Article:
U.S Mortgage Rates – Mixed but Look Ready to Rise Again

U.S mortgage rates were mixed last week, with 30-year rates seeing a slight uptick, after 2-consecutive weeks of decline, as market stress over a possible trade war between China and the U.S eased and economic data suggested a need for a more aggressive path to normalization of monetary policy by the FED.
Bob Mason
mortgage rates

While economic data was on the lighter side, the annual rate of baseline inflation accelerated to 2.1% in March, with headline inflation also jumping. The combination of the pickup in the rate of inflation, coupled with the FOMC meeting minutes that portrayed a more hawkish than anticipated Committee was enough to suggest that the new Chair is willing and able to take a more aggressive path on policy to protect the economy.

With the stats indicating that mortgage rates may soon resume their upward trend, the rhetoric between China and the U.S also improved through the week, easing immediate fears of a trade war, with the U.S President even suggesting a willingness to re-enter TPP talks. A missile strike on Syria and some jitters over peace in the Middle East and Russia’s involvement in Syria will be of some influence in the week ahead, but if the data stacks up and FOMC member chatter talks up the need to manage inflation, it could be the week that mortgage rates make a move.

Freddie Mac rates for new mortgages last week were quoted to be:

  • 30-year fixed rate loan rose from 4.40% to 4.42% last week, while up from 4.08% a year ago.
  • 15-year fixed rates held steady at 3.87% last week, while up from 3.34% from a year ago.
  • 5-year fixed rates slipped from 3.62% to 3.61% over the week, while up from last year’s 3.18%.

Average interest rates for 30-year fixed, backed by the FHA slipped from 4.74% to 4.66%, easing back from the almost 7-year high hit last month, while the average interest rate for 30-year fixed with conforming loan balances slipped from 4.69% to 4.66%, continuing to move around a 4-year high. 30-year rates for jumbo loan balances slipped from 4.56% to 4.53%.

According to the weekly figures released by the Mortgage Bankers Association, the Market Composite Index, which is a measure of mortgage loan application volume, fell by 1.9% week-on-week, following the previous week’s 3.3% decline. The Refinance Index fell by a further 2%, following the previous week’s 5% slide, to take the refinance share of mortgage activity to 38.4%, the lowest since Sept-08.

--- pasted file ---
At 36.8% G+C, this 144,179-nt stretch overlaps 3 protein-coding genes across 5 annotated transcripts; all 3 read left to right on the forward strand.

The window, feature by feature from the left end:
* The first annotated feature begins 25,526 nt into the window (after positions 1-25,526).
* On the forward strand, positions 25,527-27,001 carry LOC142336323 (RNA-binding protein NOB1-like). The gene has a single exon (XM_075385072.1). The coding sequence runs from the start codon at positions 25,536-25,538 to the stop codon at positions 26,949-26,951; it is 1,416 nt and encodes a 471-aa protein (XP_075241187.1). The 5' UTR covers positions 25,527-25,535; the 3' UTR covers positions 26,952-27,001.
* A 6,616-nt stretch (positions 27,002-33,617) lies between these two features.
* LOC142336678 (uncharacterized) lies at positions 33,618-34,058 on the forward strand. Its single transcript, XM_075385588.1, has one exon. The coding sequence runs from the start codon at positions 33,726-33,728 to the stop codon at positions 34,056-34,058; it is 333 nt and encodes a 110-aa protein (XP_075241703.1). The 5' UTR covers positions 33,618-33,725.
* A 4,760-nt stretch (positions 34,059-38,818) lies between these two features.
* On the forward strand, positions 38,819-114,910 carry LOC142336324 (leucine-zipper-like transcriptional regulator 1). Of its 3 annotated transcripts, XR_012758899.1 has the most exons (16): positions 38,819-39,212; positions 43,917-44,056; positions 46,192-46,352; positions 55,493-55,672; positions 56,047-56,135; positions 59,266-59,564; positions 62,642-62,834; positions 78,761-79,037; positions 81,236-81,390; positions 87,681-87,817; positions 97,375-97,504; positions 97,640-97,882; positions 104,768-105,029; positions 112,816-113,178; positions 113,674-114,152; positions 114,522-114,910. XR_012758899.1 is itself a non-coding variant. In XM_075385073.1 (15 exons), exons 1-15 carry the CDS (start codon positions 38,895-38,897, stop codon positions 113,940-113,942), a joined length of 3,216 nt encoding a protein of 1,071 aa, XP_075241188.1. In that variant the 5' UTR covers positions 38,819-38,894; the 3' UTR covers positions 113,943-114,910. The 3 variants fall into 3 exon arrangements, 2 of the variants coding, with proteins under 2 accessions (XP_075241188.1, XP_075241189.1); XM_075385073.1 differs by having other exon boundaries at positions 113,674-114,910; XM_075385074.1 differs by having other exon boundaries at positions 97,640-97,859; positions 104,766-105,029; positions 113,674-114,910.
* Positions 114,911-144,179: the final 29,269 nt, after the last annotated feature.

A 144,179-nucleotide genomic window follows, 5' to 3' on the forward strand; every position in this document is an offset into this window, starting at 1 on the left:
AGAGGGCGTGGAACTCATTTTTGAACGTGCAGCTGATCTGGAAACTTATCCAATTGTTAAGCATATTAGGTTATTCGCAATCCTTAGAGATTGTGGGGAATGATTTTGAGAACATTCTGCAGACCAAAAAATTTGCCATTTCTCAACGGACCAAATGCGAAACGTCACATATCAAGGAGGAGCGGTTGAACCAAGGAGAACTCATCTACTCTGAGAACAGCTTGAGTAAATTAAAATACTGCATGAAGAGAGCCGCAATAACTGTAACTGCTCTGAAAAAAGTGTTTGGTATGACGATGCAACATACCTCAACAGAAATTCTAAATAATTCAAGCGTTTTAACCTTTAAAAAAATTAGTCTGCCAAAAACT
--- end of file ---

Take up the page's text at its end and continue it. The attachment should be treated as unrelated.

Refinance mortgage activity has certainly been on the decline and falling at a greater pace than mortgage applications, with refinance mortgage activity has been on the rise last year, in a more rate friendly environment, the FED has been talking about a shift in policy for some time supported by a robust U.S economy.

While refinance mortgages saw a large fall in recent weeks, the MBA also released March figures for its Builder Application Survey that showed mortgage applications for new home purchases falling by 2.6% compared with March 2017, while up 14% month-on-month, to make it a third consecutive month-on-month rise in applications for new home mortgages.

The increase in applications for mortgages for new homes is in line with the seasonal shift, with the spring considered peak season for new home buyers, though tightening credit terms and inventory numbers will continue to have an influence on the total number of mortgage applications, which have been on a downward trend of late.

Good news for home buyers is that there has been a pickup in wage growth and, while March’s nonfarm payroll numbers were weak, the general trend in the labor market remains positive for home buyers, with mortgage rates still considered favorable when compared with historical numbers.

Last week’s March inflation figures have reflected a pickup in inflationary pressure and, with the FED’s more hawkish than expected FOMC meeting minutes released last Wednesday, the recent hovering of mortgage rates at around current levels may come to an end, with another jump likely, particularly should inflationary pressures continue to build.

The more inflationary pressure, the more aggressive the FED will have to be and that’s going to mean a more marked pickup in mortgage rates in the coming months.

For the week ahead, on the economic data front, March retail sales figures will be of particular interest, as will the latest set of building permit and housing start numbers, with some manufacturing PMI numbers and FOMC member chatter for the markets to also contend with.

Some recent economic indicators have been on the softer side, easing some pressure on yields, while the threat of a trade war with China and the missile strikes on Syria will have further implications, both factors that the market and the FED will need to consider through the week that could lead to near-term downward on mortgage rates in the event that either or both escalate.

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